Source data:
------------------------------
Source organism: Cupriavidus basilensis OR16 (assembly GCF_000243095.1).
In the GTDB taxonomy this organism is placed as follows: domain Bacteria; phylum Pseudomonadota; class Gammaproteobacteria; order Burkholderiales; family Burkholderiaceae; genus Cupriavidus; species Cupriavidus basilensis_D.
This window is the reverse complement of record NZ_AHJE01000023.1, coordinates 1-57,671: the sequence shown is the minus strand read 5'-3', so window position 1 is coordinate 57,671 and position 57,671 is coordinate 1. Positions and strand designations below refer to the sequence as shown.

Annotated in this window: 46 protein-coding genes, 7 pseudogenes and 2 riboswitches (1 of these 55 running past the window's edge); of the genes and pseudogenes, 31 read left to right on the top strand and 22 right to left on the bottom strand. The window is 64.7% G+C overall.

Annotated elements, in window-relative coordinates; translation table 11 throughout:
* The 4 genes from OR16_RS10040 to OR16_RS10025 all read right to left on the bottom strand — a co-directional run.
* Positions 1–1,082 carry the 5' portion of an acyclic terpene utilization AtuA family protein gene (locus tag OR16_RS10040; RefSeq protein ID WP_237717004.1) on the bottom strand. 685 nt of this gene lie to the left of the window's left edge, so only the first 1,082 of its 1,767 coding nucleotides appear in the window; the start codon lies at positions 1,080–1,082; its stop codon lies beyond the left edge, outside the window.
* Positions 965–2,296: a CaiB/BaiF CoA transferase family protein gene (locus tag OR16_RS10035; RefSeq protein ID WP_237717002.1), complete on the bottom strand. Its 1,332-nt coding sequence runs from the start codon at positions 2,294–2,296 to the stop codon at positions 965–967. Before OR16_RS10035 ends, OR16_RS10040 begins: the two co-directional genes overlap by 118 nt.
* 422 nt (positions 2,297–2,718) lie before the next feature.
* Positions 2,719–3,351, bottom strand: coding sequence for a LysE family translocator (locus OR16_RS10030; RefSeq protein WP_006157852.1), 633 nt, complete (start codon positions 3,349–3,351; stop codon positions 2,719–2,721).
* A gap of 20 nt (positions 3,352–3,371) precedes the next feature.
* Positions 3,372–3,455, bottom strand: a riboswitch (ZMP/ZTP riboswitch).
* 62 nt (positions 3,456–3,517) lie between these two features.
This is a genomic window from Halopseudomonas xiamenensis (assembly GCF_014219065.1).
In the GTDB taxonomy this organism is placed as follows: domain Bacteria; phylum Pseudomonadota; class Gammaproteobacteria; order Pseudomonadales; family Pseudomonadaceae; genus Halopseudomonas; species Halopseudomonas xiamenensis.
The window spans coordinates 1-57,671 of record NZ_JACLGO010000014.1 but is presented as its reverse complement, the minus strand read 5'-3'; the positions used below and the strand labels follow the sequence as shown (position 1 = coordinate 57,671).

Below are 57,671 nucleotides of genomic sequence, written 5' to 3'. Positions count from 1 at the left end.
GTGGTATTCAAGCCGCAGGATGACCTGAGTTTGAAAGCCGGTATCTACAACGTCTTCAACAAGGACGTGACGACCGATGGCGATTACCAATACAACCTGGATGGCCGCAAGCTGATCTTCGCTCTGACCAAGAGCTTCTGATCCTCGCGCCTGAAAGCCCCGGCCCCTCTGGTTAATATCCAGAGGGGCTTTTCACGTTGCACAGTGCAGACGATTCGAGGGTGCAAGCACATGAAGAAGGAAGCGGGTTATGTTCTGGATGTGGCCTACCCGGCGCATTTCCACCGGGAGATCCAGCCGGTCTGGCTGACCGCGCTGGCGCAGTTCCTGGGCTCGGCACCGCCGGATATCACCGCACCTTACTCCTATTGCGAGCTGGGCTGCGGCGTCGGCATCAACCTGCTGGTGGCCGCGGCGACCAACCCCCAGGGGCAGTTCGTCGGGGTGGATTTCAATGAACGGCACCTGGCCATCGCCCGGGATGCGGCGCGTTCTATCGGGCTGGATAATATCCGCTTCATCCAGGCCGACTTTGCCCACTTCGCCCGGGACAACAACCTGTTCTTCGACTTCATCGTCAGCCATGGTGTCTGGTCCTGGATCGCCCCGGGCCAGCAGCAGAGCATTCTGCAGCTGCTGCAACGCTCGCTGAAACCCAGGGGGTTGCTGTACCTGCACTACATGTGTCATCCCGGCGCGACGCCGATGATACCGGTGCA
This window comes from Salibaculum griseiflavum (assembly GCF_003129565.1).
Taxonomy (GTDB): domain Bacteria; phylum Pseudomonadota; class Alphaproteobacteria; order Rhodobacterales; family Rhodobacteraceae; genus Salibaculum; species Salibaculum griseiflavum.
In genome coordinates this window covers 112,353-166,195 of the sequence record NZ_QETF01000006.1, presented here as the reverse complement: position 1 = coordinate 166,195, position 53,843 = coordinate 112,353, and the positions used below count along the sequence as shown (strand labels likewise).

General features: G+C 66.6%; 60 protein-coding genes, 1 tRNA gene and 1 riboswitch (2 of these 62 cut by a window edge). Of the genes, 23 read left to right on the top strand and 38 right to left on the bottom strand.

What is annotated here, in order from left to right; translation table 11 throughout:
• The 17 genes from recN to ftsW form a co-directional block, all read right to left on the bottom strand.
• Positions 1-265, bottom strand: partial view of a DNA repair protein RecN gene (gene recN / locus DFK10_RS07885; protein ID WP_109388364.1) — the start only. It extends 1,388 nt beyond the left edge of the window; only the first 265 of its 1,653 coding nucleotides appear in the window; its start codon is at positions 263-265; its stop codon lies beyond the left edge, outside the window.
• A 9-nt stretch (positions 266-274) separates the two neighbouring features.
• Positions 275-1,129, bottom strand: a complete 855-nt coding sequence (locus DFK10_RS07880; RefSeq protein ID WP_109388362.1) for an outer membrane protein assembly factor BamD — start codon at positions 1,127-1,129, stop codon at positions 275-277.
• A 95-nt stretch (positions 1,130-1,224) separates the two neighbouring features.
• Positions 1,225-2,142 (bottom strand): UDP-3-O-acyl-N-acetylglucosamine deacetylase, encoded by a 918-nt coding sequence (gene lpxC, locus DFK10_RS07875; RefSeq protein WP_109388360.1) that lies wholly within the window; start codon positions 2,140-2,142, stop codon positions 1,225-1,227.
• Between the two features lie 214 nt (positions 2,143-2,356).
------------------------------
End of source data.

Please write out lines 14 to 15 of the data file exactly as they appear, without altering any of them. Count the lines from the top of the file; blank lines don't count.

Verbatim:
This is a genomic window from Halopseudomonas xiamenensis (assembly GCF_014219065.1).
In the GTDB taxonomy this organism is placed as follows: domain Bacteria; phylum Pseudomonadota; class Gammaproteobacteria; order Pseudomonadales; family Pseudomonadaceae; genus Halopseudomonas; species Halopseudomonas xiamenensis.